Matt and I had been revving each other up for the better part of a week prior to taking this trip. We were checking the forecast every five minutes, and with every update this winter storm was just getting bigger and bigger. It was promising over a meter of snow in the alpine areas, along with solid falls in areas of New South Wales that very rarely, if ever, receive any snow. We had been waiting for conditions like this for years, and the fact that it was due to arrive on a weekend just made this so, so sweet.
The first location on our list was the Sugar Pine Walk, in Laurel Hill, which is Just up the road from Batlow. I’ve been to this spot a few times, but have never really scored the right conditions. Last time I drove down there (6 hours each way) I managed to miss the snowfall by around 3 hours. I arrived there at around 10am to a solid number of tourists and rain, and when I stopped to get something to eat on the way home at around 3pm, you can imagine the look on my face when i saw stories on instagram appearing with the place covered in snow.
One thing I did notice though, on the drive down there last time, I took a bit of a scenic route through the Brindabella Ranges, just to the west of Canberra. I’d never been through this area before however it’s beauty really struck me. Tall pine trees lined the roads, along with farmlands and a variety of quickly changing landscapes. It seemed to me like there were a huge number of photography opportunities up here when the conditions were right.
Our plan was to head to the Sugar Pine Walk first to try and beat the crowds, then head up to the Brindabella ranges as we thought that this area could be absolutely stunning under a blanket of snow.
Part one of our plan worked out perfectly. I picked Matt up on Friday night, and we drove down to Gundagai before heading off to Laurel Hill first thing on Saturday morning. We arrived at the Sugar Pine Walk to see exactly what we’d been hoping for, a decent layer of snow covering these beautiful, tall pine trees. What struck me is the silence of this place. Snow is so rare in Australia, so to be standing in a forest with snow falling all around you just seems so serene. We shot a few different compositions here, while avoiding walking down the main corridor of the forest to avoid leaving footprints for other photogs. After an hour or so, the crowds started to pour in but we did manage to capture some really soft sunlight creep into the forest just after sunrise. We did have a good laugh at some girl trying to make a snow angel, she really could have picked a better spot. She lay down on about 3cm of snow covering thick, wet mud, and by the time she was finished her clothes were absolutely soaked. Hilarious.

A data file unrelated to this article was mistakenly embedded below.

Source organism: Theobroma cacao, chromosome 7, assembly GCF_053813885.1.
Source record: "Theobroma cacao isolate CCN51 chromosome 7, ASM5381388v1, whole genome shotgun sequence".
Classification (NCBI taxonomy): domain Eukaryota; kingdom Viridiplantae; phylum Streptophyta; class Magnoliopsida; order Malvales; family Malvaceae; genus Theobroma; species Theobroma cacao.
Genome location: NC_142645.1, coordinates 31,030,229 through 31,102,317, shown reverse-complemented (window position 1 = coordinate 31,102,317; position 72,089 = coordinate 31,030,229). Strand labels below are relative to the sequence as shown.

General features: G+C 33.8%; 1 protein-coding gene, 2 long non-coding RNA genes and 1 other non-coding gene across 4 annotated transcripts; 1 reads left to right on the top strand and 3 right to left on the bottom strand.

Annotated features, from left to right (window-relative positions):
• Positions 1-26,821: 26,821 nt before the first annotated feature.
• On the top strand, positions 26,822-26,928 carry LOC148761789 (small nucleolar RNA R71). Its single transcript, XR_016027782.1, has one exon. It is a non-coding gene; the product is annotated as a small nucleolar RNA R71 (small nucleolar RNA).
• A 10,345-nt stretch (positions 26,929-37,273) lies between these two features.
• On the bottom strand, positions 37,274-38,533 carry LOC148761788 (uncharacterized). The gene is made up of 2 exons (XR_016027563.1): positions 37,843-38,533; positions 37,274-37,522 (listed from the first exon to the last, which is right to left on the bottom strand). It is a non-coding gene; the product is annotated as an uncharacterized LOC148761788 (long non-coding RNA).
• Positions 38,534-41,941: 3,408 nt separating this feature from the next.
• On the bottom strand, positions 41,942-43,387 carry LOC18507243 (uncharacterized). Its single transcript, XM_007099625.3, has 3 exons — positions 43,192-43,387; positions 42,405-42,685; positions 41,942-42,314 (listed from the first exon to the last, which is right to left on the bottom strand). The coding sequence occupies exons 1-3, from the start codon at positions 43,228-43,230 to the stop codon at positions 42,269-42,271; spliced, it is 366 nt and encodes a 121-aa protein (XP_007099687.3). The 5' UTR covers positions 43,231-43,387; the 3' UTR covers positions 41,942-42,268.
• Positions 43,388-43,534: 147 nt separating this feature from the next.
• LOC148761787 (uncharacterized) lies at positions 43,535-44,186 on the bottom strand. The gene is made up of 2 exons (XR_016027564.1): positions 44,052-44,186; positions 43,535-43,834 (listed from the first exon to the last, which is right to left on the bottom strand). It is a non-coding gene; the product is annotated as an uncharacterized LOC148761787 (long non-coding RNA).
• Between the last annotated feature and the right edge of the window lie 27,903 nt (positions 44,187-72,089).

If you’re looking an overpriced breakfast, then look no further than one of Batlow’s cafes. It’s a tiny town, and it doesn’t look like it gets too many tourists. I get it, they need to make money somehow, but we’re talking $20 for a coffee and bacon and egg roll. If you’re doing a sunrise mission down this way then there’s really no other option, fortunately it was pretty tasty though!
Next on our list was the Brindabella ranges, this is where things started to get a bit hectic. Before we left Matt Barry had asked me “do you think we’ll need chains?”, I said “nah, she’ll be right, it’s a 4wd”.
We drove up into the ranges through Tumut, and the plan was to head towards a town called Wee Jasper, and from there we would sail on to Canberra. I didn’t stop to fill up in Tumut because it looked like we had plenty in the tank to get to Canberra.
The first part of the drive up into the rages was just beautiful. By the time we were about a hundred meters above the snowline we really were into territory that we’d never seen in Australia before. We drove through farmlands, pine and gum tree forests, all covered in at least a foot or more of snow. We stopped pretty much every ten minutes to shoot landscapes that we thought there’s every chance we may not ever catch like this again.
After about an hour of driving and shooting the road conditions started to get just a little more sketchy. There was no phone reception up here, but from what we saw in town it looked like we just keep following the same road and we would be fine. We were now quite a bit higher in the ranges, the snowfall was heavy and getting heavier, the road seemed a little narrower and were were now driving though up to a foot of fresh snow. Like driving on sand, the car would sort of twitch and squirm a bit, but on these flat roads we seemed to be doing okay. At one point we came across a tree down across the road which we had to clear before we could press on. Another five kilometers or so down the road we started to descend. Snow accumulation was lessening quickly, until the point we were below the snow line again. We were slightly relieved as we felt it was starting to get a bit dodgy, we just wanted to be out of there.